ERP or Enterprise Resource Planning System/Software is an important enterprise application that integrates all the individual department functions into a single software application. But an ERP System is not a magic wand that will solve all the problems faced by companies, and increase profits/reduce errors, overnight. It requires good technical skills with implementation expertise, and may not be suitable for all companies.
This post contains an interesting/alternate (critical) perspective on ERP Systems, written by Ciro, a reader of this blog. These points were originally mentioned in the comments section of the post on ERP Systems – Advantages & Limitations, written earlier, in this blog. Since the comments/arguments were thought-provoking enough, I decided to make it into a separate guest post.
Some Questions for Companies looking to Implement ERP systems:
How do you think it will benefit your enterprise compared to your current operations? Do you have a thorough understanding of your own enterprise work-flow, decision-making process, and employee skill and experience levels, to assess an ERP software fit? Does your enterprise have the wherewithal to support ERP software, and do you know what that means?
Do you have some sense of how ERP software would be integrated into your operations; its impact on existing work-load, and employee disruption and disorientation?
Do you have a sense of how compatible ERP “best practices” fit with your existing practices and to what degree, adjustments, both to the ERP software and your operations that would have to be made to achieve a satisfactory fit, AND the cost of doing so? Are you acquainted with ERP “best practices”?
ERP software systems are Web-based, meaning that your applications and data files are processed via the “World Wide Web” referred to as the internet. Do you know, or care, where the ERP software and data files would reside? How secure from intrusion, how the system is maintained and who does it, and who’s responsible for systems breakdown or disaster recovery?
Do you have a sense of how your existing data files would be converted to ERP software, their format compatibility, how that would be accomplished, and under who’s control? What would happen to those data files in the event you decide to discontinue the use of the ERP software or shift to an alternate vendor?
A Business Systems Department can be a department staffed by professionals and facilities with the mix of backgrounds that are necessary to design, implement, and support and manage computer applications on a large-scale, OR ONE PERSON who has all that experience, or most of it, tasked on a smaller scale!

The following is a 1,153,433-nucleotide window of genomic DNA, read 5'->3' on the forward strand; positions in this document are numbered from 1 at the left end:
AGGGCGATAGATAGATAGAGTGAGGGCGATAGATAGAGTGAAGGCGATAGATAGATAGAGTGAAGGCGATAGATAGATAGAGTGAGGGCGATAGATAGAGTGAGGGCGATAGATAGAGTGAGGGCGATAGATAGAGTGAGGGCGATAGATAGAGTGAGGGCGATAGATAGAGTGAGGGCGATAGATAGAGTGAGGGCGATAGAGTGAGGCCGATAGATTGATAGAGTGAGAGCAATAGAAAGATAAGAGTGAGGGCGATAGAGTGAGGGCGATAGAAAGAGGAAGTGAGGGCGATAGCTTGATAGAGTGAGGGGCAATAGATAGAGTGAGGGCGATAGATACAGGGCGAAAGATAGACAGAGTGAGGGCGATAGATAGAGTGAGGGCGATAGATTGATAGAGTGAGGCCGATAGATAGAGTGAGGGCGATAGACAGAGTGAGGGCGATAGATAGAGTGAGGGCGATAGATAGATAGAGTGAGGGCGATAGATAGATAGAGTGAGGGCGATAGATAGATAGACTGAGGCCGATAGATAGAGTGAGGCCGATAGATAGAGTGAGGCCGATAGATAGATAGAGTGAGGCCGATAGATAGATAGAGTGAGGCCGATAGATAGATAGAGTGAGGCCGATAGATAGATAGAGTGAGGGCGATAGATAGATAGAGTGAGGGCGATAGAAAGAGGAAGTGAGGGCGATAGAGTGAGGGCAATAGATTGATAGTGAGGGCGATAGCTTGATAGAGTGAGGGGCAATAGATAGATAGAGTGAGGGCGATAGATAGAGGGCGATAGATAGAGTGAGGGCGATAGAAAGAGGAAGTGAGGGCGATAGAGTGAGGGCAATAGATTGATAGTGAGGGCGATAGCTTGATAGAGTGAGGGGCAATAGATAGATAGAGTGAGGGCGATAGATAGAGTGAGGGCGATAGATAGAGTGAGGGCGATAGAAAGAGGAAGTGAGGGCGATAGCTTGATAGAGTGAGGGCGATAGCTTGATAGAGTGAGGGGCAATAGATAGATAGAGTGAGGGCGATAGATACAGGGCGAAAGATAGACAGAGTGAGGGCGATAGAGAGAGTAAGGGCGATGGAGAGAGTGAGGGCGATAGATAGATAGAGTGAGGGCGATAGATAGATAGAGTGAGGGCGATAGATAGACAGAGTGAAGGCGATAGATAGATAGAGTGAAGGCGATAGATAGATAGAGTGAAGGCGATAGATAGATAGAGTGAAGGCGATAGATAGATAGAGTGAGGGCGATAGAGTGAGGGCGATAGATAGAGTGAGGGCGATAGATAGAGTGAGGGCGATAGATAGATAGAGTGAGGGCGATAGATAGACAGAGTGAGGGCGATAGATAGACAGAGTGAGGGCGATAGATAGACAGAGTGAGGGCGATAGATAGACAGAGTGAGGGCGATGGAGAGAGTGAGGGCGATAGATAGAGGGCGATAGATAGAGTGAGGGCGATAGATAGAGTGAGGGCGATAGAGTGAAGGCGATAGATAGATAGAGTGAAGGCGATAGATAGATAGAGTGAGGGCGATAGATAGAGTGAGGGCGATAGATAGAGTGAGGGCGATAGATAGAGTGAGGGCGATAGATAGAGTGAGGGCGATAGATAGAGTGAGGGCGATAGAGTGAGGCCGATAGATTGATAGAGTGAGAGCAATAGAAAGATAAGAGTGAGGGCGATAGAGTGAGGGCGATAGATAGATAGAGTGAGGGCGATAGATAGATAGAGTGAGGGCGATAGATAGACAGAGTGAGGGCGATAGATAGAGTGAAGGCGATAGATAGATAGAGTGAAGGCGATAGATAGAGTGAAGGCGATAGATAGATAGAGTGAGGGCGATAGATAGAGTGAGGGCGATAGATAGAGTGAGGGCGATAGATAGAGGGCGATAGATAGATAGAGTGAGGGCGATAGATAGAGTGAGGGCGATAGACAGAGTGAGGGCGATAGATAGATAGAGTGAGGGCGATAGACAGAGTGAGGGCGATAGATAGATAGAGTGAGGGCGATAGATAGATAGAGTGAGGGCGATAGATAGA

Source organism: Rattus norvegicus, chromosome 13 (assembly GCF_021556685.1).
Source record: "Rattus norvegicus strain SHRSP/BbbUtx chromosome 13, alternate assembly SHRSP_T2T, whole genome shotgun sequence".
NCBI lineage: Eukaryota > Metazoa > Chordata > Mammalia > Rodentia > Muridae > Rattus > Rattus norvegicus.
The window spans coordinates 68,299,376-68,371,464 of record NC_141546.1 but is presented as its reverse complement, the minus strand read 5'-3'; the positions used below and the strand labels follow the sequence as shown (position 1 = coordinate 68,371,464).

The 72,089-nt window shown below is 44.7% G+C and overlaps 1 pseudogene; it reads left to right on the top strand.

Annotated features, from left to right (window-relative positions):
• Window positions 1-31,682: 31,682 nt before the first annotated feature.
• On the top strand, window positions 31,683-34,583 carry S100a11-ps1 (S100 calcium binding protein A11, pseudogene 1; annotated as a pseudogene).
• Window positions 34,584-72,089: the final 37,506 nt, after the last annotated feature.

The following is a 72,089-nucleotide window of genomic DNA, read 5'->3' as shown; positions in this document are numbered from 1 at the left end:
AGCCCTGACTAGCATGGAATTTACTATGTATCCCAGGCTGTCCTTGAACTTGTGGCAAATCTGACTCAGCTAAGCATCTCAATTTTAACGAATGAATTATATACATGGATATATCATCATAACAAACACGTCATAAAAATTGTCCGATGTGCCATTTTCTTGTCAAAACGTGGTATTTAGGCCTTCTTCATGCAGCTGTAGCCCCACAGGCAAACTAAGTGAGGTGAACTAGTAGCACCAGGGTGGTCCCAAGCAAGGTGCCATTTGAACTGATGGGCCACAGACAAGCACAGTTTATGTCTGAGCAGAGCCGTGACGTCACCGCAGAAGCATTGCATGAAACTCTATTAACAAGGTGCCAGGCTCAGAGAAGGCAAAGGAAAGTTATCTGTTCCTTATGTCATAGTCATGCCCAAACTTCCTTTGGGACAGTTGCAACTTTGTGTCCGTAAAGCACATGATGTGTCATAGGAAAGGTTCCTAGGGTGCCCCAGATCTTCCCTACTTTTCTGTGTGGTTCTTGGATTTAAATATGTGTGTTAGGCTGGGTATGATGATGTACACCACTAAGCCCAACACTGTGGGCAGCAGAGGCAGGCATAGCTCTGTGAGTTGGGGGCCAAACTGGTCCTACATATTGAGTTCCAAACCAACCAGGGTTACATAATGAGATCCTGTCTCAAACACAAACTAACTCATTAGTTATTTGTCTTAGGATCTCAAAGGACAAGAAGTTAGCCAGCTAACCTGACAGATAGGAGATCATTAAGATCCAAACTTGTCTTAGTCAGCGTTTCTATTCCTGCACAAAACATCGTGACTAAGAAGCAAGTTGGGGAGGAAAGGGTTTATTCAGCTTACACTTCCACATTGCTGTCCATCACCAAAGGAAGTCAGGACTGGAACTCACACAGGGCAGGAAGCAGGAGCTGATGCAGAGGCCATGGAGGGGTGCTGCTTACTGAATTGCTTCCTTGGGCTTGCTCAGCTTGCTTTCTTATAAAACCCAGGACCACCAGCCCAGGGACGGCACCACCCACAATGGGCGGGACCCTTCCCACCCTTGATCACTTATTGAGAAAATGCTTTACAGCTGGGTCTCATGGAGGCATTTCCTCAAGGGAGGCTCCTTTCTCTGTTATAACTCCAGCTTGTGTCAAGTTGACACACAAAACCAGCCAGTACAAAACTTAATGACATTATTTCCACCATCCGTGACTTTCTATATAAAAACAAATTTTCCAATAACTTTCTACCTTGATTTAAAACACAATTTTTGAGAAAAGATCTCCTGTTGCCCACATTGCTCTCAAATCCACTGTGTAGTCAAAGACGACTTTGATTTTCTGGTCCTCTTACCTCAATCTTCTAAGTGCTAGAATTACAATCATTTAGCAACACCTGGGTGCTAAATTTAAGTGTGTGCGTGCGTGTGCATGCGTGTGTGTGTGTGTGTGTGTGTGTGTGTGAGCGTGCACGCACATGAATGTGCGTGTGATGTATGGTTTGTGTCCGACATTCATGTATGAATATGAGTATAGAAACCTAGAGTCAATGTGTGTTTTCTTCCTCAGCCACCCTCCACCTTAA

That is where small businesses should begin their journey toward more complex integrated computer applications – taking it one step at a time and within their wherewithal. In that way experience is gained in workflow improvement and may suggest other feasible computer application efficiencies.
So where does it leave Financial and Human Resource Heads who recognize the potential for computer applications, but have nether the technical background nor access to consultants.
How does one research and decide on buying a home, car or investment? How does a business research and structure its operations to make a profit?
Take a page from Research & Development industry practices – by first developing a prototype before going into production. It’s a small inexpensive step to assess its utility, and a mechanism to inexpensively optimize before embarking on a major expensive project effort.
ERP systems are not for beginners — beginners don’t know what they don’t know. Computer applications designer/analysts can easily assess the end-users capacity to utilize such complex software, but vendors side step that assessment and sell the software anyway. While the end-user has to deal with the debris of a failed implementation, the vendor walks away with the money!
Every advantage advocated by ERP systems can be done better and cheaper. In-house programming provides all the “pro” benefits of ERPs, and none of the “cons”.
ERP software systems are exceptionally sophisticated integrated processes that can provide just what it says it can; BUT ERP software also requires the end-user to be equally sophisticated – which is rarely the case, and that is where ERP implementations fall apart.
ERP implementation failures clearly demonstrate that it is not possible for end-users to make the gigantic technical leap to ERPs from a starting point of an undeveloped technical background, and that client users must be equal to the so-called higher skill levels of ERP software usage.
I thank Ciro for agreeing to publish his thoughts on this topic as a separate guest post. Ciro is Retired Univ of Arizona Systems Analyst, Former Aerospace Engineer, College Computer Science Instructor (among others). Please leave a comment below if you want to add to this discussion. Readers may publish guest posts on this blog, according to the T&C mentioned here.
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